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Key developments in the world of federal employee benefits: health, pay, and much more.

Pay and Benefits Bills: Where Do They Stand?


With the Senate’s passage of its $109 billion transportation package Wednesday, federal workers await the House’s take on the bill. They dodged a bullet when the Senate rejected an amendment extending the pay freeze. But they are not out of the woods yet. One version of the bill the House could consider includes an increase in workers' pension contributions.

After all the action on the Senate floor this week, it’s worth recapping some of the pay and benefits measures that remain on the table. And what about members of Congress? Will they share the pain in any of this?

To review: The House’s version of the highway bill, H.R. 7, currently contains parts of a bill that would require both federal workers and members of Congress to contribute a total of 1.5 percent extra to their pensions over three years beginning in 2013. Other provisions in the legislation would eliminate a current provision in the law that supplements the retirement benefits of feds not subject to mandatory retirement who are covered under the Federal Employees Retirement System and retire before age 62, a.k.a., the FERS annuity supplement. The House measure also includes a requirement that those hired (or newly elected) after Dec. 31, 2012, be placed under a high-five average salary calculation for annuities rather than the current high-three calculation.

It is unclear whether the House will have enough support to take up its version of the legislation, or whether it will default to the more fed-friendly Senate-passed bill.

And if you thought the pay freeze was completely off the table, think again. A stand-alone proposal by Rep. Sean Duffy, R-Wis., would hold salaries level through 2013. That pay freeze extension would also apply to members of Congress, which Democrats have derided as a political ploy to force lawmakers into the uncomfortable position of either voting for a prolonged pay freeze affecting civilian employees or voting against a freeze on their own salaries. The House approved the bill but its prospects are murkier in the Senate, where it has been given to the Homeland Security and Governmental Affairs Committee for consideration.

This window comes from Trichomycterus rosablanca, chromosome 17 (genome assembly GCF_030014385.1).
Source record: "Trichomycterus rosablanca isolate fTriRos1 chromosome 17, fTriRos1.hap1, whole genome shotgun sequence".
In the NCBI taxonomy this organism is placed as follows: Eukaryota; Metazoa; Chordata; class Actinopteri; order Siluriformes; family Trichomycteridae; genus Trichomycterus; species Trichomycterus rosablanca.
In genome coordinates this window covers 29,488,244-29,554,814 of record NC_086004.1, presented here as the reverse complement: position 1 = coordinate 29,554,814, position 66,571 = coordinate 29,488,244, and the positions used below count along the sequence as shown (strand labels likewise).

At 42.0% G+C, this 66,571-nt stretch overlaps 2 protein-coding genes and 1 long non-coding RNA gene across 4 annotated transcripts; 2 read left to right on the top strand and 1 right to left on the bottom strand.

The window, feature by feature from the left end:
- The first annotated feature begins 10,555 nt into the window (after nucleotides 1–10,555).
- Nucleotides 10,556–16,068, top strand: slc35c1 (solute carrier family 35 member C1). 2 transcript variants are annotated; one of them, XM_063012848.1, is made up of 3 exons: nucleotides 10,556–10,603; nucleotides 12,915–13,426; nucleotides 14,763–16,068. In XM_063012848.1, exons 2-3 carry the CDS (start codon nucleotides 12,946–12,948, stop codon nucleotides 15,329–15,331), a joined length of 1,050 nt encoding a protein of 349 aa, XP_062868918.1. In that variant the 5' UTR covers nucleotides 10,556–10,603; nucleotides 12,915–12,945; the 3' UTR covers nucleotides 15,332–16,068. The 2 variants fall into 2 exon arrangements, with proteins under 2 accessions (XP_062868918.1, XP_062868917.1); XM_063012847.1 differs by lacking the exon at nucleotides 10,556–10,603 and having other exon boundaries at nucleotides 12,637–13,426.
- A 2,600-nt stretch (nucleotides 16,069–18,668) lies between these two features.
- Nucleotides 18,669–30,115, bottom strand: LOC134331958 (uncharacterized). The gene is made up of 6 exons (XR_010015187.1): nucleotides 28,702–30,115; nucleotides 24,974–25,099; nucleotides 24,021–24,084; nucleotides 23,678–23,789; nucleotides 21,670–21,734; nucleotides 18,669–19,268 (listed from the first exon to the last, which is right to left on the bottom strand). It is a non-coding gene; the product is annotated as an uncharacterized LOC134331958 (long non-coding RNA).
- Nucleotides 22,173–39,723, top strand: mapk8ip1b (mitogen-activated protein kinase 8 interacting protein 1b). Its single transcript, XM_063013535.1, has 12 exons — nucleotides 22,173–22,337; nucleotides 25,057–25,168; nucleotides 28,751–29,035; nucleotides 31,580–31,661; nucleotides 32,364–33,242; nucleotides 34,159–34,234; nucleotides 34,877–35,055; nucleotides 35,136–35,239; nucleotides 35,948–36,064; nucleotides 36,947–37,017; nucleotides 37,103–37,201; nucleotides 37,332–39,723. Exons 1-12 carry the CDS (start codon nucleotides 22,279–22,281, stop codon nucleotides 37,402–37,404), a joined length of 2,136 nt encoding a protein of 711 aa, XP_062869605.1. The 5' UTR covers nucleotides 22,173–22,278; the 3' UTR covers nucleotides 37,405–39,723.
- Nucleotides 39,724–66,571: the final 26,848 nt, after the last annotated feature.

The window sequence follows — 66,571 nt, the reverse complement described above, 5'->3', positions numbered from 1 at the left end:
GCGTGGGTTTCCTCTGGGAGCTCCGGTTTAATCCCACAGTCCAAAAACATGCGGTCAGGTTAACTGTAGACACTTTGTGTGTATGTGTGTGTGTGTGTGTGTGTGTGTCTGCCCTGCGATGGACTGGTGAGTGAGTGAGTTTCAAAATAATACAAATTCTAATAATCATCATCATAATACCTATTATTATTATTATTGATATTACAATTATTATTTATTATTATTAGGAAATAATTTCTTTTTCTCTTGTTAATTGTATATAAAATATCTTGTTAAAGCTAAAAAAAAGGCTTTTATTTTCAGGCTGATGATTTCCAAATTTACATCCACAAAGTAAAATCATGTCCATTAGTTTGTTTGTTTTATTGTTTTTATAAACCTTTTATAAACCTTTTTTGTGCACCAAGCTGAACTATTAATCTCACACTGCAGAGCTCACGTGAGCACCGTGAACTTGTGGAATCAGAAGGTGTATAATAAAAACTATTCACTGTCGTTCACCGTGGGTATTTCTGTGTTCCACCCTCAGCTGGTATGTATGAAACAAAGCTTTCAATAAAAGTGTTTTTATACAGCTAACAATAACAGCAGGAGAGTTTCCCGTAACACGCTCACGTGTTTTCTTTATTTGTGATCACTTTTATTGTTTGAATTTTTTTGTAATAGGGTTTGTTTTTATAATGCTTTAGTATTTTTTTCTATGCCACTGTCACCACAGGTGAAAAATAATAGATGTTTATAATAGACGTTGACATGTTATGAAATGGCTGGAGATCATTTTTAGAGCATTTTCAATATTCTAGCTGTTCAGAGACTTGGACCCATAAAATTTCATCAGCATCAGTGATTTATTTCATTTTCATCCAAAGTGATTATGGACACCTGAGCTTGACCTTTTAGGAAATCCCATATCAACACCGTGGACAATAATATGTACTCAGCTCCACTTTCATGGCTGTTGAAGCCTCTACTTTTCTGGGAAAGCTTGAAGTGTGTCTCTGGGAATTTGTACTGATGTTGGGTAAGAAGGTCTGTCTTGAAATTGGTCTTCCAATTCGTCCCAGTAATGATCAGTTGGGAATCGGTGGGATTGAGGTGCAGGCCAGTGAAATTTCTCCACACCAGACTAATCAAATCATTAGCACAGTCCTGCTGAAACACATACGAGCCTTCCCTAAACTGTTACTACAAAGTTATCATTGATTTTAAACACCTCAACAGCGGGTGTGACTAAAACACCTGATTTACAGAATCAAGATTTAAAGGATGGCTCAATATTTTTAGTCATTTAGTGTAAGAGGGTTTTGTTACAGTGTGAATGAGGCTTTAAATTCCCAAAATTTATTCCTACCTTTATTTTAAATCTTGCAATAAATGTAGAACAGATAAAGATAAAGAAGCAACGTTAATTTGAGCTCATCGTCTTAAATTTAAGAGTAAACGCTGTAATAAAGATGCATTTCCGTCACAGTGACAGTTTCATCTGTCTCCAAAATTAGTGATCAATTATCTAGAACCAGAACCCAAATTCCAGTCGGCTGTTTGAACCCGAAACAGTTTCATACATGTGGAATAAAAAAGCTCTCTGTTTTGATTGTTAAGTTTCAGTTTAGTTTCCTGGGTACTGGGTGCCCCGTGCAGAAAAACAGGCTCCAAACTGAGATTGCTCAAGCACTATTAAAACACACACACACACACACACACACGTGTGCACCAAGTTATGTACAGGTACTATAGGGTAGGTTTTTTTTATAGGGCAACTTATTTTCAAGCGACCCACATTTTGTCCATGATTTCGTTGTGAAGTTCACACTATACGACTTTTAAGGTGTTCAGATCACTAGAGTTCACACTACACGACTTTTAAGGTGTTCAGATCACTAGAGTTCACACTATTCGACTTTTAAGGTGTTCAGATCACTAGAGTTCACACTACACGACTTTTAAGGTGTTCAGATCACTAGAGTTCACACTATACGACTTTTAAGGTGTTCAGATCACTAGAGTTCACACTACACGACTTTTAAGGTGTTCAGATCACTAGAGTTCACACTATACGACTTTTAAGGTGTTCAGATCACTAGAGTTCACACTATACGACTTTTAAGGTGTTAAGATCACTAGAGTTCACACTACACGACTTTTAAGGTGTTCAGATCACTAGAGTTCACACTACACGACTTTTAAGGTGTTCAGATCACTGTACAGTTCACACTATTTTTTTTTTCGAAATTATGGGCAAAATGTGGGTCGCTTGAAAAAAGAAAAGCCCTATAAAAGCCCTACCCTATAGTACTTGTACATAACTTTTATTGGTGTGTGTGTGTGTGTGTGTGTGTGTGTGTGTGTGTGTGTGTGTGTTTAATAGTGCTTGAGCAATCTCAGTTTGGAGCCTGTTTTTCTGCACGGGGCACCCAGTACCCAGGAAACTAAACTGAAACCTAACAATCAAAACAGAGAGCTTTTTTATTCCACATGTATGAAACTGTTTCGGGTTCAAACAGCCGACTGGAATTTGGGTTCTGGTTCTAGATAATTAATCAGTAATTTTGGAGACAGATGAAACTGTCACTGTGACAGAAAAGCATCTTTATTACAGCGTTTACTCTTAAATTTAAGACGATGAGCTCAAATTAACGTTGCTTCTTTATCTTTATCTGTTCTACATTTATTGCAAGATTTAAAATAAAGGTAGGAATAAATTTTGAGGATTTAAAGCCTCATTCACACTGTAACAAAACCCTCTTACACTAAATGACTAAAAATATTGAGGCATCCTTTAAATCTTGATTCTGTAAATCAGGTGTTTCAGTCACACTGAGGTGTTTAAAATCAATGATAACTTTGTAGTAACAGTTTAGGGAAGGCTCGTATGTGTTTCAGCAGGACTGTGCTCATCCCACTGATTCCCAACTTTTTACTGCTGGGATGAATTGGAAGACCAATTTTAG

Meanwhile, some lawmakers want to take even more drastic measures with their own pay. Sen. Dean Heller, R-Nev., is sponsoring a measure that would require legislators to pass a budget blueprint and all spending bills on time in order to get paid.

The measure is backed by a 500,000 member bipartisan group called No Labels, the Associated Press reports. It was debated this week during a Senate Homeland and Government Affairs Committee hearing. The panel’s chairman, Sen. Joe Lieberman, I-Conn., called the proposal “a legislative scream.”

He added: “As everybody knows, the public’s estimation of Congress is at historic lows. And there’s ample reason why that is so. Congress is just not fulfilling some of the basic responsibilities that the Constitution gives us.”

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